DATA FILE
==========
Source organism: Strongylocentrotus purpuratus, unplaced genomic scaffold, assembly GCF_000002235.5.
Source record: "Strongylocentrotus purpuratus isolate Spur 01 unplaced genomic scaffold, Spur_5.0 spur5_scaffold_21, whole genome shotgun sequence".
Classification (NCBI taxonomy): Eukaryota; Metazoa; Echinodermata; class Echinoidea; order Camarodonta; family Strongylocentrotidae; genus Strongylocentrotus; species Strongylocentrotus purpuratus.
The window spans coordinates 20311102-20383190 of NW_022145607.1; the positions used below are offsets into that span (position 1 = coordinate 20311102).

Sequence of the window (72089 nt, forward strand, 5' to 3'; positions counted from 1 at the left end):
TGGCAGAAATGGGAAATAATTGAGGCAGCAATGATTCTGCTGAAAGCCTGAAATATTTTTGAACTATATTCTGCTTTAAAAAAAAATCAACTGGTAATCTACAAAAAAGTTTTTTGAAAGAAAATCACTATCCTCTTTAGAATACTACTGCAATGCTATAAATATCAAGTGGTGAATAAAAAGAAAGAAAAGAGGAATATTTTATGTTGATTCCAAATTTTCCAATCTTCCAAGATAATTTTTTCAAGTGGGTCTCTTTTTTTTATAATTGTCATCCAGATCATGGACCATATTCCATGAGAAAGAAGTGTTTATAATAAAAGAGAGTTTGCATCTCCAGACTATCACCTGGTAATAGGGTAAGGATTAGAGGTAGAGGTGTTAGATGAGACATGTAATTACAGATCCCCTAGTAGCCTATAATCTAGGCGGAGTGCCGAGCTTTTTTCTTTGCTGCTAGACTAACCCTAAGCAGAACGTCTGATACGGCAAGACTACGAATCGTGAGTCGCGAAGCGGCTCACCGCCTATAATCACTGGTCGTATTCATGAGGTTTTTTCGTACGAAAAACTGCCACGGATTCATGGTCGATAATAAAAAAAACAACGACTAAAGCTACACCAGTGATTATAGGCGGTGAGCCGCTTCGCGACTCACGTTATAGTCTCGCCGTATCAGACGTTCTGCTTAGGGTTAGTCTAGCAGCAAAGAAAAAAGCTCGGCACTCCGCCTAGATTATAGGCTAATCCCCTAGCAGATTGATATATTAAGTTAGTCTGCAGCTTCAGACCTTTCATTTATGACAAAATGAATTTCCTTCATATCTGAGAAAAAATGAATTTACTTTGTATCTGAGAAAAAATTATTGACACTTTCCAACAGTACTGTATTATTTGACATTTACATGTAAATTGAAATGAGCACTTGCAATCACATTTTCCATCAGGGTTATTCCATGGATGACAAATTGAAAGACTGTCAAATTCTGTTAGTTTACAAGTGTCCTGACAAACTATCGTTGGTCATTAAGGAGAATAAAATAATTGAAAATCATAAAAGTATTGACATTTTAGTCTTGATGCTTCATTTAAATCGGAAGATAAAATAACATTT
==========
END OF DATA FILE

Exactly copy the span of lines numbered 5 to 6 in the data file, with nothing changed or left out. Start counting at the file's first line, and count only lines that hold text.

Sequence of the window (72089 nt, forward strand, 5' to 3'; positions counted from 1 at the left end):
TGGCAGAAATGGGAAATAATTGAGGCAGCAATGATTCTGCTGAAAGCCTGAAATATTTTTGAACTATATTCTGCTTTAAAAAAAAATCAACTGGTAATCTACAAAAAAGTTTTTTGAAAGAAAATCACTATCCTCTTTAGAATACTACTGCAATGCTATAAATATCAAGTGGTGAATAAAAAGAAAGAAAAGAGGAATATTTTATGTTGATTCCAAATTTTCCAATCTTCCAAGATAATTTTTTCAAGTGGGTCTCTTTTTTTTATAATTGTCATCCAGATCATGGACCATATTCCATGAGAAAGAAGTGTTTATAATAAAAGAGAGTTTGCATCTCCAGACTATCACCTGGTAATAGGGTAAGGATTAGAGGTAGAGGTGTTAGATGAGACATGTAATTACAGATCCCCTAGTAGCCTATAATCTAGGCGGAGTGCCGAGCTTTTTTCTTTGCTGCTAGACTAACCCTAAGCAGAACGTCTGATACGGCAAGACTACGAATCGTGAGTCGCGAAGCGGCTCACCGCCTATAATCACTGGTCGTATTCATGAGGTTTTTTCGTACGAAAAACTGCCACGGATTCATGGTCGATAATAAAAAAAACAACGACTAAAGCTACACCAGTGATTATAGGCGGTGAGCCGCTTCGCGACTCACGTTATAGTCTCGCCGTATCAGACGTTCTGCTTAGGGTTAGTCTAGCAGCAAAGAAAAAAGCTCGGCACTCCGCCTAGATTATAGGCTAATCCCCTAGCAGATTGATATATTAAGTTAGTCTGCAGCTTCAGACCTTTCATTTATGACAAAATGAATTTCCTTCATATCTGAGAAAAAATGAATTTACTTTGTATCTGAGAAAAAATTATTGACACTTTCCAACAGTACTGTATTATTTGACATTTACATGTAAATTGAAATGAGCACTTGCAATCACATTTTCCATCAGGGTTATTCCATGGATGACAAATTGAAAGACTGTCAAATTCTGTTAGTTTACAAGTGTCCTGACAAACTATCGTTGGTCATTAAGGAGAATAAAATAATTGAAAATCATAAAAGTATTGACATTTTAGTCTTGATGCTTCATTTAAATCGGAAGATAAAATAACATTT